Videos circulated on social media of a gunman running down a cobblestone street shooting and shouting. Reuters could not immediately verify the videos.

Vienna police urged people not to share videos and photos via social media. “This jeopardizes police forces as well as the civilian population,” they said on Twitter.

In 1981, two people were killed and 18 injured during an attack by two Palestinians at the same synagogue. In 1985, a Palestinian extremist group attacked Vienna airport with hand grenades and assault rifles, killing three civilians.

In recent years, Austria has been spared the sort of large-scale attacks seen in Paris, Berlin and London.

In August, authorities arrested a 31-year-old Syrian refugee suspected of trying to attack a Jewish community leader in the city of Graz. The leader was unhurt.


A large-scale police operation was underway Monday evening in Vienna after gunmen opened fire in 6 locations around Vienna’s city centre. (CBC News)

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Kenya hotel attack may not be over as renewed gunfire heard

There are indications an attack on a hotel in Kenya's captial may not be over. More than 12 hours after the initial explosions and gunfire Tuesday, a first responder reported renewed gunfire and explosions coming from the Nairobi  complex. 

Extremists initially attacked a luxury hotel Tuesday afternoon local time, sending people fleeing in panic as explosions and heavy gunfire reverberated through the complex and black smoke rose over the scene. 

Surveillance video showed three attackers dressed in black running across the parking lot at 3:30 p.m., shortly followed by a fourth. At least two of the men were wearing green scarves in the close-up footage. One appeared to be wearing a green belt with grenades on it.

Al-Shabaab — the Somalia-based extremist group that carried out the 2013 Westgate Mall attack in Nairobi that left 67 people dead — claimed responsibility.

In this grab taken from security camera footage released to the local media, heavily armed attackers walk in the compound of a Nairobi hotel Tuesday. (Security Camera Footage/Associated Press)

"It is terrible. What I have seen is terrible. I have seen a human as I ran out, and there is what looks like minced meat all over," said one man who said he ran from the scene, Charles Njenga. He did not give details.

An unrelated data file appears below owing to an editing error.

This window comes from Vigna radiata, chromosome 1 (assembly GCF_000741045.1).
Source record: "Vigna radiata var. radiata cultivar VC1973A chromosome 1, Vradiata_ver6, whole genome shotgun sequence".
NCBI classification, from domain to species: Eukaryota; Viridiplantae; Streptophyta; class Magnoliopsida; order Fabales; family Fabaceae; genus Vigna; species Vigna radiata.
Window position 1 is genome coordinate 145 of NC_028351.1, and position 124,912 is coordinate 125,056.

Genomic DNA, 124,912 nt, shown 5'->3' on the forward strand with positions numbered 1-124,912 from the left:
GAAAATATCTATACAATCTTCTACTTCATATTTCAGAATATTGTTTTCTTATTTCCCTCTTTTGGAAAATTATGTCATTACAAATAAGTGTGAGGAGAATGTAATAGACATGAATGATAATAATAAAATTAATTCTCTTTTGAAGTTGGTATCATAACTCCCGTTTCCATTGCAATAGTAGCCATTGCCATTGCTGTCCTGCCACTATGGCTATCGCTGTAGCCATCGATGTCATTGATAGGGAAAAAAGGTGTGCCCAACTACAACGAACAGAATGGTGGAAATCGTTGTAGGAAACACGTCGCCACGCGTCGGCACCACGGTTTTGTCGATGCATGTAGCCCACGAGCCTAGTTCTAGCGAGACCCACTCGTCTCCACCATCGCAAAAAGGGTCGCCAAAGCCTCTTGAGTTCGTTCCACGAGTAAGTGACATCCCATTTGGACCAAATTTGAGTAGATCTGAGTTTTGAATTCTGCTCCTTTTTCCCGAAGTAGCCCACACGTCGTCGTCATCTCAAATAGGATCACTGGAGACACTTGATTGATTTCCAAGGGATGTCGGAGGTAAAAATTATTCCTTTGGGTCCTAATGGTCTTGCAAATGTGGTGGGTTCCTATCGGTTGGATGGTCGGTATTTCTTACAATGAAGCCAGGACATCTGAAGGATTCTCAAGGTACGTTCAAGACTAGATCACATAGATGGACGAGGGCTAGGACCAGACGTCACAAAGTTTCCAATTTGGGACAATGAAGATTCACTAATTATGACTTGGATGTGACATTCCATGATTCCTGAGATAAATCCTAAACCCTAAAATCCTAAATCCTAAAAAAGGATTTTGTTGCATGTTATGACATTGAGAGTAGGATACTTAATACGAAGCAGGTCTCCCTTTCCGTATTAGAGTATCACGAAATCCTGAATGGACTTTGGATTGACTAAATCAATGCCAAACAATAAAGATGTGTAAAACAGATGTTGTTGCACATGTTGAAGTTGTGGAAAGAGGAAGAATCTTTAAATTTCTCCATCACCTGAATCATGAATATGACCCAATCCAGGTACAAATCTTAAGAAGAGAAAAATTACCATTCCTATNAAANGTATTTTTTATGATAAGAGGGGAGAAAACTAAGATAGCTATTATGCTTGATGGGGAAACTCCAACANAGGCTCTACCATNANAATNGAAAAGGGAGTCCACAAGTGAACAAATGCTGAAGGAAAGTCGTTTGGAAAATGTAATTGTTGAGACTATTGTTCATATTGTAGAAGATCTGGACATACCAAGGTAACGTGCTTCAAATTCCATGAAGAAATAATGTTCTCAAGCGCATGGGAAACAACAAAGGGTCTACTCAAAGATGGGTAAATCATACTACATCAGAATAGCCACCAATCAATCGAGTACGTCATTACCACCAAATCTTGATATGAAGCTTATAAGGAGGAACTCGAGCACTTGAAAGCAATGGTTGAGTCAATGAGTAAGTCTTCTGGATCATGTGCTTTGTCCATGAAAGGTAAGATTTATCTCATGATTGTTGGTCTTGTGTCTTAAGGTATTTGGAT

The co-ordinated assault began with an explosion that targeted three vehicles outside a bank, and a suicide bombing in the hotel lobby that severely wounded a number of guests, said Kenya's national police chief, Joseph Boinnet.

Cars are seen on fire at the scene of explosions and gunshots in Nairobi on Tuesday. (Thomas Mukoya/Reuters)

About eight hours after the siege began, Interior Minister Fred Matian'i said that all of the buildings affected by the attack had been secured and that security forces were mopping up.

"I would like to reiterate that the situation is under control and the country is safe," he said.

But into the early hours of Wednesday local time, gunfire could still be heard as authorities evacuated about 150 survivors from the buildings, according to a first responder, who said a pregnant woman and the daughter of a former Kenyan politician were among them. 

Civilians who had been hiding in buildings flee under the direction of a member of security forces. (Ben Curtis/Associated Press)

He said many more wounded remained trapped inside.

A Kenyan police officer said at least 15 bodies had been taken to the morgue over the course of the day. The officer spoke on condition of anonymity because he was not authorized to speak to reporters.

A U.S. State Department official confirmed one of the victims was American.

Kenyan authorities have not yet announced whether the attackers are dead, detained or on the run. 

Security camera footage released to the local media showed an armed attacker walking in the notel compound. Al-Shabab, the Somalia-based extremist group, is claiming responsibility. (Security Camera Footage/Associated Press)

Families have said some people are still hiding inside the complex.

A witness who gave his name only as Ken said he saw five bodies at the hotel entrance during the attack. He said that other people were shouting for help and "when we rushed back to try to rescue them, gunshots started coming from upstairs, and we had to duck, because they were targeting us and we could see two guys shooting."

​Kenyan hospitals appealed for blood donations even as the number of wounded remained unclear.

'Quite nerve-racking'

The complex includes the DusitD2 hotel, along with bars, restaurants, banks and offices and is in a well-to-do neighborhood with large numbers of American, European and Indian expatriates.

Security forces point their weapons through a shattered door behind which an unexploded grenade lies. (Ben Curtis/Associated Press)

Simon Crump, an Australian who has lived in Kenya for five years, told CBC's As It Happens he didn't know if it was safe to run outside when the violence broke out, so instead he and two colleagues barricaded themselves in his office and waited for things to subside.

They couldn't see anything, because they were on the side of the building facing away from the chaos.

"You'd hear footsteps above, you'd hear other things, other people moving around in the building," said Crump.

"And it's quite nerve-racking, because you just don't know whether the noises you're hearing, whether it's people, whether it's police, whether it's terrorists, you just don't know what those noises are."

Civilians flee the scene after terrorists attacked an upscale hotel complex in Kenya's capital Tuesday, sending people fleeing in panic as explosions and heavy gunfire reverberated through the neighbourhood. (Ben Curtis/Associated Press)